Facebook will hand over data of hate speech suspects to French courts

The deal between the tech giant and the French government is believed to be a world first

Facebook's founder and CEO Mark Zuckerberg meets with French President Emmanuel Macron at the Elysee Palace after the "Tech for Good" summit, in Paris, France, May 23, 2018.  Christophe Petit Tesson/Pool via Reuters
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Facebook has made a deal with France’s government designed to combat hate speech on its platform, which will see the social media giant hand over identification data of hate crime suspects to French courts.

The decision – believed to be a world first – comes after France’s President Emmanuel Macron had several meetings with Facebook’s CEO Mark Zuckerberg.

Before the technology company only gave over identification data of suspects such as IP addresses on matters related to terrorism or violent acts.

“This is huge news, it means that the judicial process will be able to run normally,” France’s minister for digital affairs Cedric O told Reuters.

“It’s really very important, they’re only doing it for France.”

Former British deputy prime minister Nick Clegg, who is now Facebook’s head of global affairs, met with Mr O last week to discuss the issue.

Facebook, which also owns Instagram and WhatsApp, has been criticised by a number of countries across the globe for failing to remove hate speech from its platforms quickly enough.

Mr Clegg, who joined Facebook in 2018, said in a speech earlier this week that the firm needed more help from governments to police harmful content on its site.

The social media company had previously refrained from handing over identification data from users accused of creating criminal hate speech because they were not required to under US-French law. The company was also reportedly concerned countries without an independent judiciary would abuse the power, according to Reuters.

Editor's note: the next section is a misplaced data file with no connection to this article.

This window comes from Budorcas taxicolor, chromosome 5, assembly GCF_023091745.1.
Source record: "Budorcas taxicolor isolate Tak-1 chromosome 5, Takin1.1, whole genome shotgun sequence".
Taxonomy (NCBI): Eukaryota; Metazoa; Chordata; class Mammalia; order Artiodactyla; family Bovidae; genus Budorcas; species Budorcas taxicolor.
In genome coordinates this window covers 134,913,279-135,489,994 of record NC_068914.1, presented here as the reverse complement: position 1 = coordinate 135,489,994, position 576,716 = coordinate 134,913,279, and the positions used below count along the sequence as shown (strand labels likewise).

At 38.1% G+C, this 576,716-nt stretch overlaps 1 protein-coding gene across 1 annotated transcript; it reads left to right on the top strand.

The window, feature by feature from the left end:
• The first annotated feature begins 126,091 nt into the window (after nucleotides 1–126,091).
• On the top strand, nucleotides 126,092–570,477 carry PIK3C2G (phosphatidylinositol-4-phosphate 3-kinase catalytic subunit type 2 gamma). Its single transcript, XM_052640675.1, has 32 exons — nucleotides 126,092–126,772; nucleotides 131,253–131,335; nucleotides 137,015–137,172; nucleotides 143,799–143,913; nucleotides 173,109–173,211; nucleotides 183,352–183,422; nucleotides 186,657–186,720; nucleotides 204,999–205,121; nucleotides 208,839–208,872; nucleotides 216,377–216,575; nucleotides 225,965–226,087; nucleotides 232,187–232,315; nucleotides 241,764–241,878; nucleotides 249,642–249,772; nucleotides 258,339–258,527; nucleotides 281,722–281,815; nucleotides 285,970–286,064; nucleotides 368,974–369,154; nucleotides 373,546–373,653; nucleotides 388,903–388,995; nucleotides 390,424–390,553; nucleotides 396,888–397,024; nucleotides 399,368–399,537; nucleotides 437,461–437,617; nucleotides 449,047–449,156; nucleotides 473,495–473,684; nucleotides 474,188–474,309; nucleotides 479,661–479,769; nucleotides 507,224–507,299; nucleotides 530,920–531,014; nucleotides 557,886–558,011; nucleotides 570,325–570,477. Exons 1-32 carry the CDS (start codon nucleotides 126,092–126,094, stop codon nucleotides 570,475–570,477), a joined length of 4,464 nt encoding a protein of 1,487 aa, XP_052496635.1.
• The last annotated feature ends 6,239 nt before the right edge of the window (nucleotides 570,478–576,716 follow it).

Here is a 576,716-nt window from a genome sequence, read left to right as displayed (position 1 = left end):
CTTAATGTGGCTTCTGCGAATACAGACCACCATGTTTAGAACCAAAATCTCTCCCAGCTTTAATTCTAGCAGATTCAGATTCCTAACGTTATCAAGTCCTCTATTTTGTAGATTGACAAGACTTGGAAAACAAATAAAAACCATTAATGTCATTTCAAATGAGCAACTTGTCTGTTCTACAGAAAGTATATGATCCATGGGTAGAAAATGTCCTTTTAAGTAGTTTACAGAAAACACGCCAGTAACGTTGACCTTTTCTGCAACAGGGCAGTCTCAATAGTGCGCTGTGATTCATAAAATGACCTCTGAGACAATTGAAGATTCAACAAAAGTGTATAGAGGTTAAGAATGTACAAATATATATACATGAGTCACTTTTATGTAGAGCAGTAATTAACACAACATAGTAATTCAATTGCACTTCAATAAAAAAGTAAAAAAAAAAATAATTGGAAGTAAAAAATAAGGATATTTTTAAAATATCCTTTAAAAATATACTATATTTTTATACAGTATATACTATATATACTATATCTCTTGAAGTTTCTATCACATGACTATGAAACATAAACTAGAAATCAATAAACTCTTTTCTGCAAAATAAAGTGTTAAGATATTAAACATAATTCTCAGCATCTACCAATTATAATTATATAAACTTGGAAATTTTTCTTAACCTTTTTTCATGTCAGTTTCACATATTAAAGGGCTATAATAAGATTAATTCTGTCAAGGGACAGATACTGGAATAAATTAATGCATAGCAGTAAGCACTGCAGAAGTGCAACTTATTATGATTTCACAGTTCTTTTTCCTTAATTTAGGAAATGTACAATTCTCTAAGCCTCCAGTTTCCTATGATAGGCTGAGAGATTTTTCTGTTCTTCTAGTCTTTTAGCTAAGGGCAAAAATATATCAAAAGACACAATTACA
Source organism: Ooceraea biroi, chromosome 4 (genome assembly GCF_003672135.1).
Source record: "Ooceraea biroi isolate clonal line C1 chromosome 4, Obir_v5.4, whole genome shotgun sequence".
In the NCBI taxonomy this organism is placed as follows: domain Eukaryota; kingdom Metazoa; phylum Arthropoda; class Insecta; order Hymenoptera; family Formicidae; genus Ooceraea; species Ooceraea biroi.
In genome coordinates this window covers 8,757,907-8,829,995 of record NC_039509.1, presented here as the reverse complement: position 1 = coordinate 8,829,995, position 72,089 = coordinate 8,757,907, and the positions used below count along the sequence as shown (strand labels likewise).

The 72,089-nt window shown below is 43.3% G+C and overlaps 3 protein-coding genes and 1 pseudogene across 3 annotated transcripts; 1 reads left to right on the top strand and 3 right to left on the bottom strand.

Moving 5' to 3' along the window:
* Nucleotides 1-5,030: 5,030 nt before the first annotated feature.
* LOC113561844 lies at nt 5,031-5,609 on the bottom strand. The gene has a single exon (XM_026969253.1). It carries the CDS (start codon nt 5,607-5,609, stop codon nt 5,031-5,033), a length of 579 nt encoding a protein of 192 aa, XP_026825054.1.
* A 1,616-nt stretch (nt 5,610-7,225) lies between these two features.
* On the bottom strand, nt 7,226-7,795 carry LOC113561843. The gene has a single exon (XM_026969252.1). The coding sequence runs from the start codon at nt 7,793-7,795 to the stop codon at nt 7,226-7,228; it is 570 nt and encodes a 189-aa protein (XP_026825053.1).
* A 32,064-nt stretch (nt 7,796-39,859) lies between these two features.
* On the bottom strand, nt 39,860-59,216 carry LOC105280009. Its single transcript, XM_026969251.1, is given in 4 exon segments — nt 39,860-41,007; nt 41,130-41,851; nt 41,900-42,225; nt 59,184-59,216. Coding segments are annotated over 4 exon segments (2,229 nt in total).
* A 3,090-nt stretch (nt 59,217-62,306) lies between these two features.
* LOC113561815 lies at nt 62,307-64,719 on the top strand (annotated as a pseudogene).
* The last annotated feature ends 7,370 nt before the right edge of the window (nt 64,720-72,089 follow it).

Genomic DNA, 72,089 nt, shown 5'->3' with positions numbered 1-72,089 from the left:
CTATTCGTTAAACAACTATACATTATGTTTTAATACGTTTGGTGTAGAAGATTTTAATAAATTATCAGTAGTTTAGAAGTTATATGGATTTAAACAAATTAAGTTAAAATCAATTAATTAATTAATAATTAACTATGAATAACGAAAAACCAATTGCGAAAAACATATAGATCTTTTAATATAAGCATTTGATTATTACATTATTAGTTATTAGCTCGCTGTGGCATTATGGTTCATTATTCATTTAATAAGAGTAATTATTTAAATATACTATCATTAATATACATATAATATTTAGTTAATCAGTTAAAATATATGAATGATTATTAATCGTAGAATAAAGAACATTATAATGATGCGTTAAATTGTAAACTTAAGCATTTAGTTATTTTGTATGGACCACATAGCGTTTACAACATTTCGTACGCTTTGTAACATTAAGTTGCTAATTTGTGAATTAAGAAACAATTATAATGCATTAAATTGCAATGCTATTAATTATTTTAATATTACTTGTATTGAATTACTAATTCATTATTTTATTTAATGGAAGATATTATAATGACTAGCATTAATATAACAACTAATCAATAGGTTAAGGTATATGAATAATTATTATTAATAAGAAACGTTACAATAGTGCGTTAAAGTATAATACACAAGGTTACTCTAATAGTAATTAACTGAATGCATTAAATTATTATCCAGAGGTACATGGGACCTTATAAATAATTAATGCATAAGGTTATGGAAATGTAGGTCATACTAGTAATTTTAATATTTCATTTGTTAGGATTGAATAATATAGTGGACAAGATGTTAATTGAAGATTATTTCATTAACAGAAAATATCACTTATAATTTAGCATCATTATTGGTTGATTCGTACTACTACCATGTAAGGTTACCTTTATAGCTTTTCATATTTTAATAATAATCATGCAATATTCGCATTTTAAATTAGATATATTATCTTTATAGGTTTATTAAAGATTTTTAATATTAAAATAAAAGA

Facebook told The National that they would consider requests for basic information from the French law enforcement in hate speech cases.

"However, as we do with all court orders for information, even in the US, we will scrutinise every order we receive and push back if it is overly broad, inconsistent with human rights, or legally defective," a spokesperson said.

It was unclear whether the deal with French authorities would be extended to other Facebook-owned platforms.

Facebook defines hate speech “as a direct attack on people based on what we call protected characteristics – race, ethnicity, national origin, religious affiliation, sexual orientation, caste, sex, gender, gender identity and serious disease or disability”.

In its Community Standards page, it said it does not allow hate speech because it creates “an environment of intimidation and exclusion and in some cases may promote real-world violence”.

France’s parliament is currently mulling passing legislation which would see social media companies fined up to four per cent of their global revenue if they do not take adequate steps to remove hateful content from their platforms.

In Germany a similar law was passed in January 2018, which requires big social media networks to remove “obviously illegal” material within 24 hours of them being notified or face fines of up to 50 million euros.